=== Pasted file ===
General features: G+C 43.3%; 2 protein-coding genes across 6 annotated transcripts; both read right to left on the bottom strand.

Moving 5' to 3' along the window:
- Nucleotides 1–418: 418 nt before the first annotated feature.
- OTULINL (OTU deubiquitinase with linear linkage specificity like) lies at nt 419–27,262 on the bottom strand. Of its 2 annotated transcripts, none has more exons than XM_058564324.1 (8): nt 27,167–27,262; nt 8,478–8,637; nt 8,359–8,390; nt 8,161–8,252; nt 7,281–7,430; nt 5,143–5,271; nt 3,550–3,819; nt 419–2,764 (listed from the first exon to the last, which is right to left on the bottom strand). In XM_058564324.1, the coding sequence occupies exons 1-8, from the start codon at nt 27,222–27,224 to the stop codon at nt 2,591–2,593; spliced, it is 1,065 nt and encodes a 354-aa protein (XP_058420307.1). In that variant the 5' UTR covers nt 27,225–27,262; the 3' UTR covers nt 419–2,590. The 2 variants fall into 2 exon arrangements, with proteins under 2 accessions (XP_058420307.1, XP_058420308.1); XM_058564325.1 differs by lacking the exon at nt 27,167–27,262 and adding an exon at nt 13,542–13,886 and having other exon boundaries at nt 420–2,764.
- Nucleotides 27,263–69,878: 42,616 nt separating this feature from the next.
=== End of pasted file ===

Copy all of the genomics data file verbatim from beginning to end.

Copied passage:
General features: G+C 43.3%; 2 protein-coding genes across 6 annotated transcripts; both read right to left on the bottom strand.

Moving 5' to 3' along the window:
- Nucleotides 1–418: 418 nt before the first annotated feature.
- OTULINL (OTU deubiquitinase with linear linkage specificity like) lies at nt 419–27,262 on the bottom strand. Of its 2 annotated transcripts, none has more exons than XM_058564324.1 (8): nt 27,167–27,262; nt 8,478–8,637; nt 8,359–8,390; nt 8,161–8,252; nt 7,281–7,430; nt 5,143–5,271; nt 3,550–3,819; nt 419–2,764 (listed from the first exon to the last, which is right to left on the bottom strand). In XM_058564324.1, the coding sequence occupies exons 1-8, from the start codon at nt 27,222–27,224 to the stop codon at nt 2,591–2,593; spliced, it is 1,065 nt and encodes a 354-aa protein (XP_058420307.1). In that variant the 5' UTR covers nt 27,225–27,262; the 3' UTR covers nt 419–2,590. The 2 variants fall into 2 exon arrangements, with proteins under 2 accessions (XP_058420307.1, XP_058420308.1); XM_058564325.1 differs by lacking the exon at nt 27,167–27,262 and adding an exon at nt 13,542–13,886 and having other exon boundaries at nt 420–2,764.
- Nucleotides 27,263–69,878: 42,616 nt separating this feature from the next.